Even the city’s sidewalk repair program is not necessarily making walking safer, more welcoming, or more convenient. It’s almost exclusively focused on the bare minimum of accessibility compliance: replacing broken pavement, installing ADA ramps, and in some cases, removing trees. Accessibility is critically important. But just fixing a broken sidewalk does not make a walk-first street.

Street reconstruction is a once-in-a-generation occurrence in this city, and the changes being made to our streets will determine how they are used for decades.

LA’s Green New Deal calls on Angelenos to “drive six fewer miles” by 2050, but those figures are actually dependent on aggressive electric vehicle adoption. So it’s not just driving less or shifting half of LA’s trips away from cars, it’s also requiring that 80 percent of those cars are electric by 2030, and 100 percent by 2050. Considering that less than 2 percent of LA’s cars are electric right now, those are incredibly ambitious targetsunless LA starts reprioritizing its transportation investments right now.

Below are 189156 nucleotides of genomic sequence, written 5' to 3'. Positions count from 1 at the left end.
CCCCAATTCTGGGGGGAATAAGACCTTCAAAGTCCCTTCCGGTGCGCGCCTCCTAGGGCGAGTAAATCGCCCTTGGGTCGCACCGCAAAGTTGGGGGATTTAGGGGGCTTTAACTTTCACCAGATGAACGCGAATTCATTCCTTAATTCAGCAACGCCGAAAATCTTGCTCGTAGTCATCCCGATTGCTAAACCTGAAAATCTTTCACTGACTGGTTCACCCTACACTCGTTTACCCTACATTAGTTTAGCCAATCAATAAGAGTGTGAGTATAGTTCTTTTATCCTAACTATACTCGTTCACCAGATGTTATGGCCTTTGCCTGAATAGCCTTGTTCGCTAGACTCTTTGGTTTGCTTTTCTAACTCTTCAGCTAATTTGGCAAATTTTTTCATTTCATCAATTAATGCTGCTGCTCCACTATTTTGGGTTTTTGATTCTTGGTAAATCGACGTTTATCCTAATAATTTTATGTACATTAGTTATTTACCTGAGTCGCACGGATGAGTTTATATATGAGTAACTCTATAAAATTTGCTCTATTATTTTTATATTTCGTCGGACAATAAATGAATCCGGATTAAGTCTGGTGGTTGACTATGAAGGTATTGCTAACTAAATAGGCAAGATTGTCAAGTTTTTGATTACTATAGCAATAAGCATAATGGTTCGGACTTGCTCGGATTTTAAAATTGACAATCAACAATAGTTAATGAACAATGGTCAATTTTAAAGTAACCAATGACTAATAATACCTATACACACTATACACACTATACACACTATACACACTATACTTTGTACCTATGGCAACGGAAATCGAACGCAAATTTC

But there’s another reason why we need to redesign our city for walking. If the city’s goal is for all vehicles to be electric by 2050, it is essentially setting a deadline for people who don’t have access to reliable walking, biking, and transit infrastructure to purchase a new electric car (or sign up for electric ride-hailing services). That will only exacerbate the existing inequity created by a century of driving, storing, and maintaining cars, which already makes LA’s housing pricier, commutes longer, and neighborhoods more fragmented.

To reduce LA’s reliance on fossil fuels, every single street will need to change dramatically, whether it’s by carving out dedicated bike lanes, installing electric vehicle chargers, or planting trees instead of street parking. In the future, not “wanting” a road diet won’t be an option. Investing in the people who are already using zero-emission transportation is the only truly zero-emission transportation solution—and it’s the only way LA can guarantee it can meet its climate goals.

By 2035, LA needs a network of safe, shaded, well-lit right-of-ways connecting people, parks, and transit throughout the city—a freeway system for people on foot. Greenways, parkways, promenades, esplanades, dotted with comfortable seats, native plants, and sidewalk vendors on every block. In other words, Little Streets everywhere.